Two Yemenis were killed during a third straight day of shelling in the protest hotbed of Taiz, residents said, raising the death toll from clashes between troops loyal to outgoing President Ali Abdullah Saleh and opposition fighters to at least 17.
Saleh handed over power last month to Vice President Abd-Rabbu Mansour Hadi, seeking to end 10 months of opposition to his rule that paralyzed Yemen.
But the violence shows no sign of abating.
Tens of thousands of residents defied the shelling to march in Taiz city centre demanding that Saleh be put on trial.
Residents said government forces used artillery, tanks and rockets on Saturday in residential areas of Taiz, trapping about 3000 families in the commercial hub some 200 km (120 miles) south of the capital Sanaa.
Opposition fighters responded with medium and light fire, they said.
Medics said two people were killed, one of them an activist shot by a sniper during the demonstration. The second was a bakery worker killed in front of his shop. A woman was also wounded.
An official from Saleh's party said the latest violence followed differences with opposition parties over the composition of a military committee agreed last month as part of the transitional deal following Saleh's departure.
Ten people died in fighting on Thursday, including five government soldiers, and five more were killed on Friday, medics and security sources have reported.
A rights centre run by the opposition put the death toll at 21 people.
State news agency Saba quoted security sources as saying that armed groups were behind Friday's attacks on government facilities, including the criminal investigations building, the regional branch of the Immigration and Passports Department and a military camp.
Prime Minister-designate Mohammed Basindwa, an opposition leader, has warned that his side would rethink its commitments under the transition accord if the fighting in Taiz did not cease.
In a statement, Basindwa said the bombardment was "an intentional act to wreck the agreement" that opposition parties signed along with Saleh, who had backed out of signing the deal brokered by Yemen's Gulf neighbors three times.
Saba said British Foreign Secretary William Hague told Hadi in a telephone call on Friday that the UK was monitoring the situation in Yemen, hoping that "the government of national reconciliation, after it is formed, would ensure security and stability in the capital and in the capitals of the provinces."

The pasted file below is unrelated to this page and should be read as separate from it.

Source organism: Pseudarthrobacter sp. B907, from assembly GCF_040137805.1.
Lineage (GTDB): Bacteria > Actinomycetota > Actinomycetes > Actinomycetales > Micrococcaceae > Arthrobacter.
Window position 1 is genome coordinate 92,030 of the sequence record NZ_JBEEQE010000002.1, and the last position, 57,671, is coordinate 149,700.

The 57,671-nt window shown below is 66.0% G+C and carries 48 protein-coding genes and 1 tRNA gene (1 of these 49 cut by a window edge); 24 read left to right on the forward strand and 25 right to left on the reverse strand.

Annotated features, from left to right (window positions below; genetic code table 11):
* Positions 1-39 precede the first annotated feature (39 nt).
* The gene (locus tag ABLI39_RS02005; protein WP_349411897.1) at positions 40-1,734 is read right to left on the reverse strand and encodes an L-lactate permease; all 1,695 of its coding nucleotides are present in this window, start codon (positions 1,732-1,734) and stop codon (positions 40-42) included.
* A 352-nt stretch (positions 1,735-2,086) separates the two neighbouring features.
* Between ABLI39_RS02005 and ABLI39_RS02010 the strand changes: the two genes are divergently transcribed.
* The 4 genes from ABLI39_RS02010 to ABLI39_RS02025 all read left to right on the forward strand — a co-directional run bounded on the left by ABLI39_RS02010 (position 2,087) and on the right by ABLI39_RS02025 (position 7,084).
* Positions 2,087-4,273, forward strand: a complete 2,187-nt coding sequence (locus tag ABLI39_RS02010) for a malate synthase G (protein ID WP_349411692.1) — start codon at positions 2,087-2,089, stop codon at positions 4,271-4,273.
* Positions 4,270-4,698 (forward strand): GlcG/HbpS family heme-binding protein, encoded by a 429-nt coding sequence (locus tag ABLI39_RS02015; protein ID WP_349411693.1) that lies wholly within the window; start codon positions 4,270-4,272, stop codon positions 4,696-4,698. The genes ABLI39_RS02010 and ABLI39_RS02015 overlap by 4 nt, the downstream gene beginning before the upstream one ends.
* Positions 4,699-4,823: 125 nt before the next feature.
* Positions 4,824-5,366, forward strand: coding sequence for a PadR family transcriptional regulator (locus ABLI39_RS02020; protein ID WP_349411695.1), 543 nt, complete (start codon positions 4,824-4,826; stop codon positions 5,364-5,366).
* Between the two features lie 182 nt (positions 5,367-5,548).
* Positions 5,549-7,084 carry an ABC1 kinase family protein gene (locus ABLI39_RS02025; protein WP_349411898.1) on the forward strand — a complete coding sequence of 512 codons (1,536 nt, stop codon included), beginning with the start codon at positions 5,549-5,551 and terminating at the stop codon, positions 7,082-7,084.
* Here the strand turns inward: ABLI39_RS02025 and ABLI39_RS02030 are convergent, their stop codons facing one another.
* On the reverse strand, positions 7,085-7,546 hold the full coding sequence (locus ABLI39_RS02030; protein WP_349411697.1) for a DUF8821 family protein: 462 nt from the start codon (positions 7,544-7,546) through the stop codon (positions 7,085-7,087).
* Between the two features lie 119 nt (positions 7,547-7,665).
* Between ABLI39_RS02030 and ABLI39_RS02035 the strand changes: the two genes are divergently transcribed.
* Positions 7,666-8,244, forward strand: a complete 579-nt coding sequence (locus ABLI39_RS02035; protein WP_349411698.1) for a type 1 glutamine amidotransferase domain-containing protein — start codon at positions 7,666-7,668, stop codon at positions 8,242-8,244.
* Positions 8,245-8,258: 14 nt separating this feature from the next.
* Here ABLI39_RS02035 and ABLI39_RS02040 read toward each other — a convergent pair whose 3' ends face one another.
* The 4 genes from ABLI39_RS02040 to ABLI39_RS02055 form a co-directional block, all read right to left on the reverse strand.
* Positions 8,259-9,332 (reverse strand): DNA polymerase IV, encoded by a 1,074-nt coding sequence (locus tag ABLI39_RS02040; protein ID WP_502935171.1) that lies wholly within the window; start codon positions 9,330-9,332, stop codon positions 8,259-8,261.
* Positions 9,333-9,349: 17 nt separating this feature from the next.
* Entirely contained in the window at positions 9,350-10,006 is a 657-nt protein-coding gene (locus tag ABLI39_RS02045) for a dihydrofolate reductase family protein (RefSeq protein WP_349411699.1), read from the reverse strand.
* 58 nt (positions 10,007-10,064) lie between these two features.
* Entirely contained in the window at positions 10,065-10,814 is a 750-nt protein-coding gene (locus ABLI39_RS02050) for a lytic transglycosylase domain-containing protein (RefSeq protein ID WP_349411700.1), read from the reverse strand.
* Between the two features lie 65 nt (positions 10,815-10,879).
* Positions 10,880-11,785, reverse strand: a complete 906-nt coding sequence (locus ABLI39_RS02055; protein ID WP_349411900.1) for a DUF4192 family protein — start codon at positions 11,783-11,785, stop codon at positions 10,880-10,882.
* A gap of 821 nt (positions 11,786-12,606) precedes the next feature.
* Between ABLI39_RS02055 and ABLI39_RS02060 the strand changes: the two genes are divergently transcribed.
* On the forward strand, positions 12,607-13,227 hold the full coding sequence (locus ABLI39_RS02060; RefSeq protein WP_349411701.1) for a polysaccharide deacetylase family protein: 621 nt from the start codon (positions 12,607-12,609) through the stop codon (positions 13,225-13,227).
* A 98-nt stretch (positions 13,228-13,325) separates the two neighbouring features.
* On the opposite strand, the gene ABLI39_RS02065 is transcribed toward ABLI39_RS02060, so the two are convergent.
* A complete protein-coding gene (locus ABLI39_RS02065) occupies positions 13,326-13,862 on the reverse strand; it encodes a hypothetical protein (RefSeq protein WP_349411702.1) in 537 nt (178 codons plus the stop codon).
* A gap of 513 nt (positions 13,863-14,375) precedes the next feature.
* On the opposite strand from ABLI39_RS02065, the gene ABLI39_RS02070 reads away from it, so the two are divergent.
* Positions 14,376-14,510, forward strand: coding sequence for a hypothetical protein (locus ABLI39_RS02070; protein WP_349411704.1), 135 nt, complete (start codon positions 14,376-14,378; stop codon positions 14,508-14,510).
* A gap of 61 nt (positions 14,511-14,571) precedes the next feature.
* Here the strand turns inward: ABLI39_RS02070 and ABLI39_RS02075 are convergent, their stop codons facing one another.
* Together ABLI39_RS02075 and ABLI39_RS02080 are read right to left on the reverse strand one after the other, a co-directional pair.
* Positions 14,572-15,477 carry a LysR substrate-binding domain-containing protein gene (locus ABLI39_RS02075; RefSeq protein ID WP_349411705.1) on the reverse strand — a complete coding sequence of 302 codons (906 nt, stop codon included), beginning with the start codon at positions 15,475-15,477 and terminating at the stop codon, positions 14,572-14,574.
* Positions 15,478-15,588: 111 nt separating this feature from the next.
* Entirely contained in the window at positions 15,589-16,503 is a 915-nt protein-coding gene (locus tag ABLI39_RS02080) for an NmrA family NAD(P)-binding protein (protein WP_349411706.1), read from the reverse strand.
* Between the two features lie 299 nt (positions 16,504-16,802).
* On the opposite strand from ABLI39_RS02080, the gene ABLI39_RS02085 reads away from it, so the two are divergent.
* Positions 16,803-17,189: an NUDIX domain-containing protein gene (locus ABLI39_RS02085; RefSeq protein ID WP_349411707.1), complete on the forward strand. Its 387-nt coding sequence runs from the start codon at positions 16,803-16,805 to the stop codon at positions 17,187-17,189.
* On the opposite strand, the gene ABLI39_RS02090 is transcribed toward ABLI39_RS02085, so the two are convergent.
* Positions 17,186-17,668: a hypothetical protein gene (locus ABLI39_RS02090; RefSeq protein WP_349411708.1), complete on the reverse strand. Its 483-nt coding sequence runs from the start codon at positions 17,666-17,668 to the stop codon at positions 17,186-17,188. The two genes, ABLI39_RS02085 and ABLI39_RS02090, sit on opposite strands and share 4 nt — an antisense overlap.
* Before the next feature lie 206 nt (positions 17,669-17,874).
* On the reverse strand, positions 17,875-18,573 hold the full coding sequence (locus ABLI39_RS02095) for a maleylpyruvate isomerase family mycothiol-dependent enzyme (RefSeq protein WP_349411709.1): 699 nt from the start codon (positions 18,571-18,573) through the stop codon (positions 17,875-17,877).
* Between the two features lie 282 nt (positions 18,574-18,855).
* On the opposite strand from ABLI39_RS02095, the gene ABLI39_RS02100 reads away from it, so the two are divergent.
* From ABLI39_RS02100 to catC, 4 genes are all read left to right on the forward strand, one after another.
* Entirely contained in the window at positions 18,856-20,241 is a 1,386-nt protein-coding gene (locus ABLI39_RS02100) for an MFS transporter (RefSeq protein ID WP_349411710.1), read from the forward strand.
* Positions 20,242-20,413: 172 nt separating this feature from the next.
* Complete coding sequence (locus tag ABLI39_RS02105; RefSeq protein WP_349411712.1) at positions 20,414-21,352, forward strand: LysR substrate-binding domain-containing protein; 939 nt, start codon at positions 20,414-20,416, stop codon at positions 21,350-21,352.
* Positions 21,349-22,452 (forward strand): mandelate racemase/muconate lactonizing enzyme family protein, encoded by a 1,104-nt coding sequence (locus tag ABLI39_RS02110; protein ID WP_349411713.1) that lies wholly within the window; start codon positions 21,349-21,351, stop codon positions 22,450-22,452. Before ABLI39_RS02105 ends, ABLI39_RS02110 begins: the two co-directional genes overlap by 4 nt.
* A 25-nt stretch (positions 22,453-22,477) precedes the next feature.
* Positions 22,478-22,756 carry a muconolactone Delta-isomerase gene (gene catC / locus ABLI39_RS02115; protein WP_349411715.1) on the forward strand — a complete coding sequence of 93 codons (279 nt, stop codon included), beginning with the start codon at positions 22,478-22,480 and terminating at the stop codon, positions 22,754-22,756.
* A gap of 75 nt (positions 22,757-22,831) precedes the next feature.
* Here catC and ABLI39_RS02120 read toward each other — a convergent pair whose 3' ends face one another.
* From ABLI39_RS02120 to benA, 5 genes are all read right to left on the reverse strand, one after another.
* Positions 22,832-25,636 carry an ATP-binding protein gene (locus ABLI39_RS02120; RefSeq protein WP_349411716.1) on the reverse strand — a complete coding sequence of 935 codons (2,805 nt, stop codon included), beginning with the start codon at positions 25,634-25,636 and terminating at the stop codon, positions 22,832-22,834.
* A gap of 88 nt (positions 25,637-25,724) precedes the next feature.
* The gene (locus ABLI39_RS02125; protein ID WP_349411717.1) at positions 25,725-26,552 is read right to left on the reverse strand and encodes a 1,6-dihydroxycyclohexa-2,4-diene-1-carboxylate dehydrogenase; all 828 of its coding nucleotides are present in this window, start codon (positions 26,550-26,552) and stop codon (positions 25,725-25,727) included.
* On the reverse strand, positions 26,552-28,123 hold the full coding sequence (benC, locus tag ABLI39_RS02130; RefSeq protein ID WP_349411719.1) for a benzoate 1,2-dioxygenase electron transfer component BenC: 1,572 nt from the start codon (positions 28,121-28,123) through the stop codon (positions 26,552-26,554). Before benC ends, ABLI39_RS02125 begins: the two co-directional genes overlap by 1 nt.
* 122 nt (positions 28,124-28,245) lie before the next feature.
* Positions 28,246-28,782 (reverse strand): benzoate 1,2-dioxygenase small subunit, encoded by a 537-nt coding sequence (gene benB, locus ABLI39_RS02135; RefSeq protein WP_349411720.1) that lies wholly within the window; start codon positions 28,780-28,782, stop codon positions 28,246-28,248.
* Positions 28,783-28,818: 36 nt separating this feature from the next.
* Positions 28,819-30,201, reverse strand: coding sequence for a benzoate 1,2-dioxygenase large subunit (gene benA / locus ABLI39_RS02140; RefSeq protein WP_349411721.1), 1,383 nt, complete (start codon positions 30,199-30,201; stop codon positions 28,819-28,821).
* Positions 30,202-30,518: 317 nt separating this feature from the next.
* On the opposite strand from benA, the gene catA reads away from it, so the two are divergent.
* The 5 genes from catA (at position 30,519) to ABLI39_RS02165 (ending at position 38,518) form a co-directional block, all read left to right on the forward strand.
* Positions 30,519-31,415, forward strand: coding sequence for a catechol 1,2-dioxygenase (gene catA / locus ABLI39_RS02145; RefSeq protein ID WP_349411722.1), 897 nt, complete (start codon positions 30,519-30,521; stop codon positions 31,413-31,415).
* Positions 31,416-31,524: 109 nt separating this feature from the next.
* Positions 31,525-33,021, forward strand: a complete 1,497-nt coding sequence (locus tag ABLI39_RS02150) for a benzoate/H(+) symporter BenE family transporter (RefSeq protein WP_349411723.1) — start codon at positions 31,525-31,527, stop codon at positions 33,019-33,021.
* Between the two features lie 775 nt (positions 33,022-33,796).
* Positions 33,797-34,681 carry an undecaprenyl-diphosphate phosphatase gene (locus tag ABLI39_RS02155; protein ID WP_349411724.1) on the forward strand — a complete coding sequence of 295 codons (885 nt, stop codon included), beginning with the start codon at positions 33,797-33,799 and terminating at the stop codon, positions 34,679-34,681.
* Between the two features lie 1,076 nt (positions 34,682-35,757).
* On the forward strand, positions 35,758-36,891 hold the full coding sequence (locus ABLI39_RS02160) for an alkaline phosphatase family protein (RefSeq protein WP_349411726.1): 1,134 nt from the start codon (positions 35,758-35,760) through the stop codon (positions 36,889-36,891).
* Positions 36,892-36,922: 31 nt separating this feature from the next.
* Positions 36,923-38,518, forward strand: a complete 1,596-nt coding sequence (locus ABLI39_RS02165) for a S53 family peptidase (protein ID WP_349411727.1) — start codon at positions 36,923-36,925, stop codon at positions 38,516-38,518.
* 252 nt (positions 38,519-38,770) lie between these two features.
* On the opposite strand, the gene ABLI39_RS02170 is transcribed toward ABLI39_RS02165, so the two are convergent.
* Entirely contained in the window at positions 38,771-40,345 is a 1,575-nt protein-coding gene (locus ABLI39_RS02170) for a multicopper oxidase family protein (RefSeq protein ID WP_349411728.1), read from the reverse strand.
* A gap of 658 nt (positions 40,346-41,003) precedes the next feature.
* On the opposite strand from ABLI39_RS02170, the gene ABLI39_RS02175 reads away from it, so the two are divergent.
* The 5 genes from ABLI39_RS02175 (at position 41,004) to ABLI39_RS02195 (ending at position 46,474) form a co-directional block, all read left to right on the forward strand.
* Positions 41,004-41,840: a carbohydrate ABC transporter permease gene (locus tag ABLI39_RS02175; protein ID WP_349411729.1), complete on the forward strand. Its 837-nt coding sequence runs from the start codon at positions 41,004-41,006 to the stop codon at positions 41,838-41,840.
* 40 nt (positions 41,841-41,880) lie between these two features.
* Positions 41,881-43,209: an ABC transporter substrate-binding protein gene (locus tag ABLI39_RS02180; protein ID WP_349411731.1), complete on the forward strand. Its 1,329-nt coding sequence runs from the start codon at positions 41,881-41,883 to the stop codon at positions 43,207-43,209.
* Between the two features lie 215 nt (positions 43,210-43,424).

Under the agreement the military committee, headed by Hadi, would run the armed forces and oversee the end of fighting and return of forces to barracks.
It would be made up of an equal number of people from Saleh's General People's Congress (GPC) and the opposition Joint Meeting Parties (JMP).
An official with the GPC said Saleh's party was not happy about opposition nominees to the committee.
Saba said Hadi called on the provincial governor in Taiz and opposition parties to agree a truce.
Yassin Noaman, head of the JMP, said the violence was the result of delays in forming the military committee.
"The vice president must act as a consensus president and be responsible for implementing the operational mechanism without delay," he told Reuters.
A spokesman for the JMP called for the transition process to be speeded up.
"What is required is to speed up the establishment of a military committee that will oversee an end to fighting and ensure security ahead of restructuring of the army," said Mohammed Qahtan.
In separate violence, gunmen killed a colonel in the intelligence service at a coffee shop in the city of Ghayl Ba Wazir in Hadramout province, in southern Yemen, on Friday evening, local officials said. A resident was also killed and three were wounded in the attack, blamed on al-Qaeda.
It was the latest in a series of attacks in recent months on senior officers in the army and security forces in southern Yemen.